Music For Having Babies

Having. I said having babies. As in: delivering. C’mon, people.

There’s not an event that goes by that I don’t notice the background noise. Even though I’m professionally seeking a career in writing, my first art form was as a musician, and so that kind of artistic process informs any other endeavor I take on. I’d like to think that a keen attention to music/sound is what teaches me, as a writer, to notice details and to explore the stuff behind the Stuff. Music is the fine art of layering–timbres, texts, rhythms, repetition–and so my biggest hope for my written work is that I can achieve the same kind of harmony (lots of elements happening in unison, but appearing as one cohesive text). George Harrison was a master at conceptual guitar-work. He didn’t rip it up like Hendrix, but I’ll always prefer the dense, deceivingly simple textures of something like “And Your Bird Can Sing,” more than any kind of “Purple Haze.”

With this in mind, you won’t be surprised that I put quite a bit of time making a playlist for the labor/delivery room while my wife and I were in the hospital. In order to leave some room for surprise, I let shuffle do the track-ordering. I know it seems narcissistic to say that it became our perfect, calming, tear-jerking soundtrack, because we already liked the music to begin with, but the beauty of music is that, due to its layering, it interacts with emotions and settings like few other art forms.

It’s a little long, and I’ll try to resist commenting on each track (they really did take on a new life in the context of new life). Here’s the list that got us through that first night of contractions:

  1. Eluvium: The Motion Makes Me Last
  2. Julianna Barwick: “Bob in Your Gait”
    1. note: when this list was re-shuffled for the birth, this was the song to which our son was literally born.
  3. Caspian: “Vienna”

  4. Joan As PoliceWoman: “Real Life”
  5. Caspian: “Our Breath In Winter”
  6. Neko Case: “I Wish I Was the Moon”
  7. Caspain: “Sycamore”
    1. note: this 5-song conjoining of our post-rock friends in Caspian with two of our favorite songstresses created an atmosphere that somehow summed up every heightened emotion in those early morning hours. The fear, joy, numbness, anxiety, longing–it was all there.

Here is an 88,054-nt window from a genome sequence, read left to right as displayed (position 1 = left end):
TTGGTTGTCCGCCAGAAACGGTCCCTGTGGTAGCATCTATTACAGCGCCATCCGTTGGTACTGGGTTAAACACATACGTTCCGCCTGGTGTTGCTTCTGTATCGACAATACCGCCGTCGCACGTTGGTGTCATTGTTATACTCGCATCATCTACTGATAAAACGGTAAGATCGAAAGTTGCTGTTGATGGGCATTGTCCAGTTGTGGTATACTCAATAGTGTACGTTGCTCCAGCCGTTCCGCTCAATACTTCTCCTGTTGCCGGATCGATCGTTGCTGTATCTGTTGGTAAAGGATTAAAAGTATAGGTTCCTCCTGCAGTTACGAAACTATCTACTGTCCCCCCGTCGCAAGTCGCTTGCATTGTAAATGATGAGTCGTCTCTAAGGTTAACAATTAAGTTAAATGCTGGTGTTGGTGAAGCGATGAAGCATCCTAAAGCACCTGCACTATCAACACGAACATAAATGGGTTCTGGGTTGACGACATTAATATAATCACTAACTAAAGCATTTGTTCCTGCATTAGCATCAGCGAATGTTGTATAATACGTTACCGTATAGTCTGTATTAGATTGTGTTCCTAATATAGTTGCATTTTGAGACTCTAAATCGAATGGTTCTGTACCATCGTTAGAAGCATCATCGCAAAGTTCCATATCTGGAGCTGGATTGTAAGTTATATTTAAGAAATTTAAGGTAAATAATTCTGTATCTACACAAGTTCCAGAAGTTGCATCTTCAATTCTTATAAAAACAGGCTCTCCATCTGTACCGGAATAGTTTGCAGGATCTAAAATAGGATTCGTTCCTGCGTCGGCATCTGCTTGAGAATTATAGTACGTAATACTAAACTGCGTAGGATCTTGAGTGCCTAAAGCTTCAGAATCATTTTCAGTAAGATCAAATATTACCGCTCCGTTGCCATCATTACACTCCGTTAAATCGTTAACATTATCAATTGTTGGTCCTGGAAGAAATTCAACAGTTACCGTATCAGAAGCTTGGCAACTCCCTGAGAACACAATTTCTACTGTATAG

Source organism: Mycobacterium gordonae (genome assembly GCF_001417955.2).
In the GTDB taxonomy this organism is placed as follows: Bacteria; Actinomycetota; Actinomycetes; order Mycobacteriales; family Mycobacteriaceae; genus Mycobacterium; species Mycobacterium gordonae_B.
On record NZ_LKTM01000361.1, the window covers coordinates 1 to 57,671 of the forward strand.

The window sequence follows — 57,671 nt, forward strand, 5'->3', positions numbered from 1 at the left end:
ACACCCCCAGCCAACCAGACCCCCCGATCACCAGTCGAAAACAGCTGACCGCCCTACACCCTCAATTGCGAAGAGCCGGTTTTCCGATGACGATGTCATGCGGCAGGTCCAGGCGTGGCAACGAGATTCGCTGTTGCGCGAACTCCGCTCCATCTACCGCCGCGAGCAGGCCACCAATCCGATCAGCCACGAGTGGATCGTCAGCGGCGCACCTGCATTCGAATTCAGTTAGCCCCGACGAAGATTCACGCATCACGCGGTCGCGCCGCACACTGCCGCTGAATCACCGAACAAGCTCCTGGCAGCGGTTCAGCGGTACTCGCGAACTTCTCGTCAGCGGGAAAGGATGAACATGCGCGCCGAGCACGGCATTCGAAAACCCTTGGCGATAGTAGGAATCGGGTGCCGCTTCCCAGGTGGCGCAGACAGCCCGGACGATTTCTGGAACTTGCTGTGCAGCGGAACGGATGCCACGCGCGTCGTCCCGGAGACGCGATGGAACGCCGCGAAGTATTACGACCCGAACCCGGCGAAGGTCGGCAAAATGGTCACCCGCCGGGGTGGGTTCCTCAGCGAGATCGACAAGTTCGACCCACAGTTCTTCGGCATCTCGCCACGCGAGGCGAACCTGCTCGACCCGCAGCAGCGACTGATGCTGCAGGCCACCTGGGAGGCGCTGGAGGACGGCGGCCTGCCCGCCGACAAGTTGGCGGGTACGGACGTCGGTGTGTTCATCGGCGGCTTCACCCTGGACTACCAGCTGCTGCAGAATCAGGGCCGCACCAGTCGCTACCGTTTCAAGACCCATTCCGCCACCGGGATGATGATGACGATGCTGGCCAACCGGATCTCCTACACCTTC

8. Karen O & the Kids: “Hideaway”
  9. A Lily: “A Song for Ron Mental & Sidney Bishop”
  10. Sufjan Stevens: “A Good Man is Hard to Find”
  11. Bjork: “Hyper-Ballad”
  12. Sufjan Stevens: “Heirloom”
  13. American Dollar: “Starscapes (Ambient)”
  14. Sleigh Bells: “Rill Rill”
  15. Hem: “Half Acre”
  16. Tallest Man on Earth: “Wild Hunt”
  17. Sufjan Stevens: “To Be Alone with You”
  18. Sixpence None the Richer: “We Have Forgotten”
    1. note: the hipster-cred part of me didn’t want to admit this hold-over from the days when we listened to Christian music. But, really, this self-titled record (yes, the one with “Kiss Me”) is lush, rich, and transcends the thin veneer of shoddy mimicry common in 99% of Christian “rock.”
  19. Ólafur Arnalds: “Tunglið”
  20. Mogwai: “New Paths to Helicon, pt. II”
  21. Band of Horse: “First Song”
  22. Julianna Barwick: “Prizewinning”
  23. Sufjan Stevens: “Sister”
  24. Sigur Rós: “Hoppípolla”
    1. note: there’ll be no macho secrecy here. During the actual birth, when Alfie’s head was just starting to be visible, this song came on, and whatever semblance of “having it together” that I pretended to have was, utterly and irrevocably reduced to blurry-eyed blubbering.
  25. Kevin Drew: “Love vs. Porn”
  26. Sixpence None the Richer: “Sister Mother”

Happy Listening/Contracting.


About bp

I'm writing a book. It's called, Wake, Sleeper. My writing revolves around this idea of art: attempts to recover what is lost.
This entry was posted in Just Cuz, New Dads Strut, Series: Essays in Embryo and tagged , , , , , , , , , , . Bookmark the permalink.

One Response to Music For Having Babies

  1. Great list.
    I, too, can vouch for Sixpence. Man, they were a great band, and their albums are the rare kind that you can listen to fifteen years later.
    “Half Acre” is gorgeous, too.

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